DIY Eco-Friendly Christmas

December is at our front door. It is this wonderful—but wasteful—time of year again.

According to Zero Waste Canada, only 1 per cent of everything the average person buys is still in use six months after Christmas. The other 99 per cent has been discarded.

While unwrapping is part of the festive ritual, most wrapping materials are not recyclable and go straight into the trash bin. The organization reports that 545,000 tons of wrapping paper and gift bags are thrown out by Canadians every year over the Christmas season.

Say no to another busy Saturday of shopping in a crowded supermarket in Whitehorse and, instead, make your own Christmas decorations. Have fun doing it at home with friends, family or even solo! Here are some DIY (do it yourself) ideas to avoid buying anything new and plastic.

DIY Natural decorations

Dried berries, foraged sprigs, leaves, conifer foliage and branches, or even dried orange and beetroot slices bring beautiful colours and odours to your interior. To preserve your leaves, let them dry a couple of weeks in-between the pages of a heavy book, and then start decorating your home. Place your ornaments in glass jars, all over your place, for instance. Lots of content is available on Pinterest and YouTube for inspiration.

DIY Christmas wreath

On a sunny day, collect as much foliage as possible. The most-malleable pieces will be the easiest to work with. Take a wire coat hanger and shape it into a circle (it does not have to be perfect). Use the hook for hanging the wreath.

Then take the most-generous pieces of foliage and wrap them around your metal circle. You can secure them with twine, if necessary. Keep going by adding more greenery and building your wreath in this way. Other items, such as Christmas cards, can be added to make it more personal.

DIY edible garland

Make a colourful and fragrant garland with dried orange slices (or any sliced citrus fruit you have available), cinnamon sticks, pine cones, string and a yarn needle or a chopstick.

The dried oranges

Preheat your oven at 250℉. Slice the oranges thinly (1 orange will make a garland). Then, make a hole at the top of each slice, with a chopstick, dry them with a towel and display them on a wire rack. They are ready to go into the oven for about three hours. Make sure to flip them on regularly so they dry evenly. Remove from the oven and let them dry further for a couple of days.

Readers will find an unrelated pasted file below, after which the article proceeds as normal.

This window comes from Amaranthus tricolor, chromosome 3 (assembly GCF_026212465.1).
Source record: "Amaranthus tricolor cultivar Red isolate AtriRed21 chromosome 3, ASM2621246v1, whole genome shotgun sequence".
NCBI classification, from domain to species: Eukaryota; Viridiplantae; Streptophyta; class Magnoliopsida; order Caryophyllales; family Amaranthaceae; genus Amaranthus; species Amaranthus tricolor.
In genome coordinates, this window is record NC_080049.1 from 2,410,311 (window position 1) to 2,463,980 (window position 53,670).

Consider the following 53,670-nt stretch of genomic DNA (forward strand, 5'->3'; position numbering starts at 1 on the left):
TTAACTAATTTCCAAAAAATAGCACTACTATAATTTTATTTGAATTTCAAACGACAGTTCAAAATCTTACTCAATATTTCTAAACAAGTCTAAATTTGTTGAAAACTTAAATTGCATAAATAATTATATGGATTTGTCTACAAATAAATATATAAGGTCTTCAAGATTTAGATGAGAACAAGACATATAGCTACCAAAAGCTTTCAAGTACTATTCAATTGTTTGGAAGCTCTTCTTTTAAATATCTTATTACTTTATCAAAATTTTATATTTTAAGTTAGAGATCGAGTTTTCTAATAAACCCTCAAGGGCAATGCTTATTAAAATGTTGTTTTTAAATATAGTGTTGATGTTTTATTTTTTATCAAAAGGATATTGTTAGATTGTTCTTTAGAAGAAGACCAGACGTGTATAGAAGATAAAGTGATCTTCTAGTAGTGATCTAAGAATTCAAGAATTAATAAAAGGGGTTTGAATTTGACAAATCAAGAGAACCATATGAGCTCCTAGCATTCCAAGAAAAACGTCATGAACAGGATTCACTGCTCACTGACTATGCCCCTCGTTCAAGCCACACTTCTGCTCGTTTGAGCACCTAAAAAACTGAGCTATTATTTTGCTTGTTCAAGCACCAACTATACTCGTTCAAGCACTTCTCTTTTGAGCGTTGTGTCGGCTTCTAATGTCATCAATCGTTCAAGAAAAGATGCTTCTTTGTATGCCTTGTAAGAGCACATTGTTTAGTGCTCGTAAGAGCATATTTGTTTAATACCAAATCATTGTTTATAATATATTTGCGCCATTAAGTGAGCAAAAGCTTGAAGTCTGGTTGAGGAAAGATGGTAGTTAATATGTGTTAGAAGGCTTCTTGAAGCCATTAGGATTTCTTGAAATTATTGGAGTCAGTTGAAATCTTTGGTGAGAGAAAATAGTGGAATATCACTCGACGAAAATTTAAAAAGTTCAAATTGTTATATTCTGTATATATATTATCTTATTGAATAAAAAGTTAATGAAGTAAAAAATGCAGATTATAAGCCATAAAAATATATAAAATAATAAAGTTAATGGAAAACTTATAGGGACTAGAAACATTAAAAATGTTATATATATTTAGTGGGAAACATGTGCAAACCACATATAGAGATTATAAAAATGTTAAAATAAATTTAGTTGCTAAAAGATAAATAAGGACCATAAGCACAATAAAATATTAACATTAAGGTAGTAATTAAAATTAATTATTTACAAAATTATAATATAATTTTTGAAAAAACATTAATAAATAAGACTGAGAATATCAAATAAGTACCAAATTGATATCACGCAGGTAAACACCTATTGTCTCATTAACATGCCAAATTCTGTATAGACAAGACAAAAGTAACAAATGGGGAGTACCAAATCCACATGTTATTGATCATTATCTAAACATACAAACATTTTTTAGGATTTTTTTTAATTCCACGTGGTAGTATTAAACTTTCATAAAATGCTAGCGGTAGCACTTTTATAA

The garland

Thread the string through the first slice (through the hole you made) and tie a knot. Repeat this process while leaving space (eight inches) between slices. You can tie cinnamon sticks or pine cones in-between slices.

DIY wrapping paper

What about offering a two-in-one gift? Wrapping your present in a towel is beautiful, and the person who receives the gift can easily find a use for it.

Have you heard of Furoshiki (風呂敷)? Of Japanese origin, this “origami of fabric” is a folding technique used to wrap gifts. Use any pieces of fabric you have on hand (tote bags, tablecloths, T-shirts, etc.). You can work out how big you need it to be by placing the gift in the middle and bringing up all of the corners, together, making sure there’s enough fabric to tie. Videos are available online to learn how to tie.

You can also reuse the paper you got from past presents or recycle your morning newspaper in a beautiful wrapping paper that is tied up with string to avoid using sticky tape.

Want to make your own wrapping paper from scratch? Get some recycled parcel paper and make your own print. You can use Pinterest to get inspiration and decide on the pattern you want. Make a stamp with a potato cut in half. Use a knife to carve out the shape you want in the potato. Lay out a sheet of paper, dry out your stamp and press it into some paint or ink before stamping (it is always a good idea to practice, a couple of times, on scrap paper). Let the paper dry before wrapping, and then tie your gift with a string or wool. You can add foraged leaves and branches for an extra-natural touch.

(A “lazy” but effective way to wrap is to put your gift into a reusable bag!)

DIY Christmas tree

Going one step further! The Christmas tree is (for most of us) the centerpiece of the celebration.

This year, if you don’t want to cut down your own tree, you could go rustic and tie wood sticks together, with the smallest size at the top and descending to bigger sizes farther down (perfect little stock of wood to start the fire with when festivities are over!). Decorate with red Christmas socks, branches, your homemade garland, etc. Beautiful illustrations of such homemade trees on Pinterest.

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